Enforce Your Settlement Under the Correct Statute

You have completed your mediation and secured what you believe is a binding settlement agreement. The agreement is signed by both the plaintiff and her counsel. The plaintiff’s counsel has notified the trial court of the settlement on a form which requires dismissal of the action within forty five days after the defendant organization signs the agreement “unless good cause is shown why the case should not be dismissed.” The authorized representative of your client subsequently signs the agreement. The settlement payment is tendered to the plaintiff. However, plaintiff rejects the payment and seeks to set aside the settlement. What do you do?

The incorrect procedure to enforce this settlement was the subject of the opinion issued by the Fourth Appellate District in Irvine v. Regents of the University of California. (2007 Cal. App. LEXIS 582) In Irvine the plaintiff and her lawyer had signed the settlement agreement at the conclusion of the mediation. Plaintiff’s counsel then filed a notice of settlement with the court under California Rules of Court, rule 3.1385 [formerly rule 225]. All that was necessary for the settlement to be concluded was for the Regents to approve the agreement (a University risk manager had conditionally signed the agreement “for Regents” at the mediation). The notice of settlement filed by plaintiff’s counsel provided that the case could be dismissed forty five days after the Regents’ approval had occurred.

However, by the time the Regents approved the settlement and forwarded the settlement payment, the plaintiff had changed her mind based upon additional information obtained after the mediation. (The opinion in Irvine does not indicate whether the settlement agreement included a waiver of the provisions of Civil Code section 1542.) Plaintiff filed a motion to vacate the settlement. The court denied plaintiff’s motion. Thereafter, because the court determined that the plaintiff had failed to show good cause to avoid dismissal under rule 3.1385, the court proceeded to dismiss the case.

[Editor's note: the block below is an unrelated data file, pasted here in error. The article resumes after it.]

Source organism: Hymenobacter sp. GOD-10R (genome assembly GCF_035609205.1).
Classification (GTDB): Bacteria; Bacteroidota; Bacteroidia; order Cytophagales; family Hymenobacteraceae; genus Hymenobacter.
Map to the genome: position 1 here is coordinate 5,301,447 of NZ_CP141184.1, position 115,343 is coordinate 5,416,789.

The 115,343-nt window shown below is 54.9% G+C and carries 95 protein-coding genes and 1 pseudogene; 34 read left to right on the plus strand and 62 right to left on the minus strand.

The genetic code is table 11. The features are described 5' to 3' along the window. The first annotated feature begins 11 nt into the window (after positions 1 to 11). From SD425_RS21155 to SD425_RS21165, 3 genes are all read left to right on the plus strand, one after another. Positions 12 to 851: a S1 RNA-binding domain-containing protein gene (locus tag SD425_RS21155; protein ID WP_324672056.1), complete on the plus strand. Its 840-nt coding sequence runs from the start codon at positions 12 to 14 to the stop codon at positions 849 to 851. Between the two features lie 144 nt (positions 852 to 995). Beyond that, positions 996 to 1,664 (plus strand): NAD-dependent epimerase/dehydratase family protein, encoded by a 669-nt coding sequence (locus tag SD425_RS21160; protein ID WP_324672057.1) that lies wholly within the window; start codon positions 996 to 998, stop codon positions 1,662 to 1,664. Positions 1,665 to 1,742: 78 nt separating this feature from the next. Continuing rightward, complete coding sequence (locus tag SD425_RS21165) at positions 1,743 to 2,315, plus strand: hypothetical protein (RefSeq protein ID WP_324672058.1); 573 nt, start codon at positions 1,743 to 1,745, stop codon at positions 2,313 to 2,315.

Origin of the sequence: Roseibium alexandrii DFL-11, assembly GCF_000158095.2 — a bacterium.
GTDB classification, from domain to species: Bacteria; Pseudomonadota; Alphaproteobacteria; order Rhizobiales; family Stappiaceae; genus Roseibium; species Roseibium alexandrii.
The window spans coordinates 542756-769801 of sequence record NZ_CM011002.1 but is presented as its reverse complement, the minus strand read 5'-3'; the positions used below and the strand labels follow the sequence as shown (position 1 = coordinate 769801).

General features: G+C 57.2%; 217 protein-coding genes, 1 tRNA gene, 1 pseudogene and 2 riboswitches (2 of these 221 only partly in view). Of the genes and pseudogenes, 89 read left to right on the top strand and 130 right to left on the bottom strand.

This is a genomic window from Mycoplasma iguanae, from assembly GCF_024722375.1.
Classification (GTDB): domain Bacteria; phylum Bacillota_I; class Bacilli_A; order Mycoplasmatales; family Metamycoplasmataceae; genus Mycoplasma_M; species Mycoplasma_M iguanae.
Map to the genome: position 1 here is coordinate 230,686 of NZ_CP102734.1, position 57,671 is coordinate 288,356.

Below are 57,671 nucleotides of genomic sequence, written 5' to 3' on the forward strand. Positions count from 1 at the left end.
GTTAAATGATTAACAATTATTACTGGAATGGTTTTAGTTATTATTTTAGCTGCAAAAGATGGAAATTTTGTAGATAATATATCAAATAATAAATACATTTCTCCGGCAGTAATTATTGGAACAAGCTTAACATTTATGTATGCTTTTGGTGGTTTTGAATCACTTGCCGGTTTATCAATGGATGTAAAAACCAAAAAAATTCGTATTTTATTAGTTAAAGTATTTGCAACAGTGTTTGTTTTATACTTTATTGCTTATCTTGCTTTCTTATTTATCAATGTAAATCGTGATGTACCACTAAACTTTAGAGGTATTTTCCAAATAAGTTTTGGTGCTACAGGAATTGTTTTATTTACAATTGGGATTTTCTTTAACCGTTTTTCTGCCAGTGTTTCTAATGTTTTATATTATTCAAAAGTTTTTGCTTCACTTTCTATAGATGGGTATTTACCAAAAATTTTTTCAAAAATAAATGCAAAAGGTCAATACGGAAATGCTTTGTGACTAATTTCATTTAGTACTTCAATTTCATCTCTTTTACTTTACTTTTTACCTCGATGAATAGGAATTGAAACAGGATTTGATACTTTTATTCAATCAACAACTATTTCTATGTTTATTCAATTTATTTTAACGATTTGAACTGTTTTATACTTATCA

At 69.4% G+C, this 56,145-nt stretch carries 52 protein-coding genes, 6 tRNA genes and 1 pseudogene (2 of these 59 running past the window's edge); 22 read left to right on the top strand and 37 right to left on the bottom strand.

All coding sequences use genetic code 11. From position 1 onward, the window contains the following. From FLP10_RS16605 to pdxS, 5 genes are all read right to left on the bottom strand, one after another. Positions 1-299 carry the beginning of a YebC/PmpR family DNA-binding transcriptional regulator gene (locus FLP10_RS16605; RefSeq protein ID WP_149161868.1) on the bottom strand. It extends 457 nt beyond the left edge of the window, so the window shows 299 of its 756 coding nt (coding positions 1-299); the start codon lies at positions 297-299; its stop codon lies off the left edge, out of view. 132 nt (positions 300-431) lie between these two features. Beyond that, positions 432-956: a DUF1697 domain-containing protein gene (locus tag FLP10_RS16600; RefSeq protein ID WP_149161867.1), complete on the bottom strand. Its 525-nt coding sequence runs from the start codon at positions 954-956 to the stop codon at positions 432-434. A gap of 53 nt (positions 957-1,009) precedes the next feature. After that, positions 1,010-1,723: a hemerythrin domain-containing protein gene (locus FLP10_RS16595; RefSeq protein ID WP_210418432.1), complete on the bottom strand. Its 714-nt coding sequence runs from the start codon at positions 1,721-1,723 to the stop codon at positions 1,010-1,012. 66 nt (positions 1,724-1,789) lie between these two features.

The Court of Appeal reversed the order of dismissal. Although it made no finding as to the merits of plaintiff’s motion to vacate, the Court stated that rule 3.1385 is a case management tool “and is not intended as a means to enforce settlements.” By contrast, the opinion in Irvine included a discussion of the procedural safeguards present when Code of Civil Procedure section 664.6 is utilized to enforce a settlement and concluded that no such safeguards exist in rule 3.1385.

So, the next time you come to the end of a successful mediation, make certain you get an agreement in writing. Don’t leave without it. And, make certain that – – at a minimum — the agreement contains: (1) a waiver of the protections within Civil Code Section 1542; (2) enforcement pursuant to Code of Civil Procedure section 664.6; and, (3) admissibility of the agreement in any enforcement proceeding under Evidence Code section 1123(b). Thereafter, don’t waste your time trying to enforce the settlement under CRC rule 3.1385. Use C.C.P. section 664.6.

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